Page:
Israel is a nuclear state equipped with modern warplanes and helicopters, a sophisticated intelligence-gathering apparatus, and an army of spies and informers. In terms of percentage of population, Israel boasts one of the largest armed forces in the world. The state believes it must ratchet up the scale of the reprisals. For every stone or petrol bomb, the army replies with bullets. For every burst of gunfire, it replies with F-16s and helicopter missiles, tanks and heavy-calibre fire.
But there is little doubt that power has created a society that feels itself to be oddly impotent when confronted by acts of Palestinian terror, and whose military strength limits its development as a democracy. As Elon puts it, what Israel cannot recognise is that its strength has become a source of weakness, while the Palestinians’ weakness is a source of strength. The use of power, in the context of the Israeli-Palestinian conflict, is a study in the law of diminishing returns. Each closure, each “targeted killing” of a Palestinian extremist, serves not to diminish the threat of suicide bombs and drive-by shootings, but to radicalise even further large sections of Palestinian society. The consequence of Israel’s use of power is simply to increase the threat.
Critically, the corollary of this fixation with power and security has been the creation of a nation whose youth is permanently armed. Eighteen-year-old boys are given guns and put on checkpoints, in bunkers, armoured vehicles and watchtowers. They are indoctrinated with the idea of ever-present threat, while being given the tools of overwhelming military superiority.
It is a dangerous combination. I remember talking to an Israeli military adviser at the beginning of the intifada. I took him to task about the use of live ammunition against stone-throwing children whose aim was not powerful enough to reach the Israeli soldiers they were trying to stone. “But stones can kill,” he told me defensively.
It was a comment I heard again and again. In retrospect, I realise that it is deeply revealing. What it means is not that a well-thrown stone can kill, but rather that it is acceptable to kill or maim half a dozen teenagers if there is even a slight chance that they could harm a single Israeli soldier. As a rule of military engagement, it is one that says that a Palestinian life is worth much less than that of an Israeli.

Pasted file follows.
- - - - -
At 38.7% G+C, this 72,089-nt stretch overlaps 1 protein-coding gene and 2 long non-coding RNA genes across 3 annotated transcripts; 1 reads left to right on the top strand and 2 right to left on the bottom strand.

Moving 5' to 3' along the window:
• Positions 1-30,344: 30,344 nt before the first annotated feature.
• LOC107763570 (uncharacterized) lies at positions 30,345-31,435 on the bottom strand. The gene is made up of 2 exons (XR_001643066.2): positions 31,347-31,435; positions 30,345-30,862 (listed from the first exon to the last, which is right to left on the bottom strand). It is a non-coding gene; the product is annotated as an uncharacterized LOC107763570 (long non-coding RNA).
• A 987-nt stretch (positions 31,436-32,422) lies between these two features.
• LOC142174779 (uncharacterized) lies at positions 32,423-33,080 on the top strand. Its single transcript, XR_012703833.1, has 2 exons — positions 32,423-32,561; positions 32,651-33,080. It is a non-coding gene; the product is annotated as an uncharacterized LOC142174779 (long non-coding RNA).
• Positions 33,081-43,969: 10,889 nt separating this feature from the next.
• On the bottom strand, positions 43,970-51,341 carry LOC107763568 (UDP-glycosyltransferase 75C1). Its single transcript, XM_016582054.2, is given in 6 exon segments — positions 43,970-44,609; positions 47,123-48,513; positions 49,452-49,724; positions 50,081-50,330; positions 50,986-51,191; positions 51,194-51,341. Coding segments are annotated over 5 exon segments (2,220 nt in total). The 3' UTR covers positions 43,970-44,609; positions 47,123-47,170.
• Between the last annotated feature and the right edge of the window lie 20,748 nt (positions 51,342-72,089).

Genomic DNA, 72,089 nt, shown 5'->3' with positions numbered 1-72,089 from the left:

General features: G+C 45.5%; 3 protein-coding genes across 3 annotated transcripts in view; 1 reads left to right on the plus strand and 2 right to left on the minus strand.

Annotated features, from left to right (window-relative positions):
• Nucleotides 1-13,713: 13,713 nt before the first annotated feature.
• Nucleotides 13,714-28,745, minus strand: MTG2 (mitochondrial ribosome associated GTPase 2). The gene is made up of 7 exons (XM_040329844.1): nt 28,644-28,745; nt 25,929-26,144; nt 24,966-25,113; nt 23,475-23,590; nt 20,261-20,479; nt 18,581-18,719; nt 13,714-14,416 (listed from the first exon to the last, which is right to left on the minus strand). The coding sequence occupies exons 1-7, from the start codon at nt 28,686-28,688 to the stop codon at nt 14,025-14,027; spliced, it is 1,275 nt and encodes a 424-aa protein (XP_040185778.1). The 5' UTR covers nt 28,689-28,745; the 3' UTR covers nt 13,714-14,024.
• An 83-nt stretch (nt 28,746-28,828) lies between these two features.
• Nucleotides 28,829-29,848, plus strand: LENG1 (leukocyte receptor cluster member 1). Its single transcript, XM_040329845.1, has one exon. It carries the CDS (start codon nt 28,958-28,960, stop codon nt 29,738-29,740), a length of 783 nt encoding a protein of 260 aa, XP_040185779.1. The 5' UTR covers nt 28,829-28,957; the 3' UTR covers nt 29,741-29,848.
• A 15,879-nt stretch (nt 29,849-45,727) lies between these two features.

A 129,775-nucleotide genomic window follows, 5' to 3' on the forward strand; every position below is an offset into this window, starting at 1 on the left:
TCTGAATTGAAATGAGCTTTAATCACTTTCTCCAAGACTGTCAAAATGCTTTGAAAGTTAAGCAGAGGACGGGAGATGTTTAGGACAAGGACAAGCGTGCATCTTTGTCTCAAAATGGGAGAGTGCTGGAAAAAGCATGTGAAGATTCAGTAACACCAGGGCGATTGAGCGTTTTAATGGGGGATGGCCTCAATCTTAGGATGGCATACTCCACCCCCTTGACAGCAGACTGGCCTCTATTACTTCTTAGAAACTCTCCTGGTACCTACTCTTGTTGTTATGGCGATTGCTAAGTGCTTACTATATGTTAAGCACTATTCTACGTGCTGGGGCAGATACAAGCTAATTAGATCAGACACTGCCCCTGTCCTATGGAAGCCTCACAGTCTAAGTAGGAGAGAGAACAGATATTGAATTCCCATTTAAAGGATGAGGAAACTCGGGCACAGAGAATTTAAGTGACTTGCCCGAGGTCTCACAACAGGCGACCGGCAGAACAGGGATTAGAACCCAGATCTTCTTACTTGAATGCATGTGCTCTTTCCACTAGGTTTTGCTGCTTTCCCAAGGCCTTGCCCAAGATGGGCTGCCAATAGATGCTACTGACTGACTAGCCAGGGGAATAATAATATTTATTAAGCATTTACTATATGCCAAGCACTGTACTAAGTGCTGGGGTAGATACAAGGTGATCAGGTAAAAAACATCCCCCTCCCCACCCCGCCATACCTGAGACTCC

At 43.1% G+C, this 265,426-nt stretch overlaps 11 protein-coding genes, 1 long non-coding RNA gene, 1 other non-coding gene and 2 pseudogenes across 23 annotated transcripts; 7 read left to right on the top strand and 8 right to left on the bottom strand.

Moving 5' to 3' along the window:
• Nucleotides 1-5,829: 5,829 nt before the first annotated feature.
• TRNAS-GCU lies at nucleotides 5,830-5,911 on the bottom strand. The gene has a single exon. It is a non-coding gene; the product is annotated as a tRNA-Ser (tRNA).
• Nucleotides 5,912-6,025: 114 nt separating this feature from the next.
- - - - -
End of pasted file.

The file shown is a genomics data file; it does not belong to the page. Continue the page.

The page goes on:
Israelis will tell you proudly how their state is the only real democracy in the region. They will point to their modern and highly functioning civic society, but it is a civic society like no other in the west: it is uniquely militarised and its mindset is uniquely stunted by it. The worst consequence of that mili- tarisation has been to convince successive generations that the Palestinian problem is a military, not political, one. While the original Zionism was about empowerment at a time of weakness, the revisionist Zionism that grew up after the stunning military success of the war of 1967 was – and is – nothing more than a doctrine designed for the aggressive use of naked power to justify the expansion of the Israeli state beyond its pre-1967 borders.
It is a doctrine justified at every turn by an obsessive appeal to Israel’s security. The more militarily powerful and technologically advanced Israel has become – and the more secure in its own region – the more the hawks will tell you that it is weak and under threat.
It is a doctrine that was articulated most clearly in the early 1990s by Binyamin Netanyahu, in his book A Place Among the Nations: Israel and the world. Written just before the signing of the Oslo peace accord, it remains a template for those who oppose it. In this oddly skewed vision of the world, it is the Arabs who usurped the land of Israel and not vice versa. The whole world, as the historian Avi Shlaim interprets Netanyahu’s vision, was perceived as hostile to the Israeli state, and anti-Semitism was at the root of this hostility. Most serious of all was the argument that, despite a general movement towards a rapprochement with Israel in surrounding Arab states, Israel and the Arab world would be in a permanent state of conflict, in a Manichean struggle between good and evil.
It is plain wrong. As Shimon Peres once put it: “It is a mistake to conduct policy like a tortoise that moves slowly and relies on the armour it carries on its back.”
Peter Beaumont writes for the Observer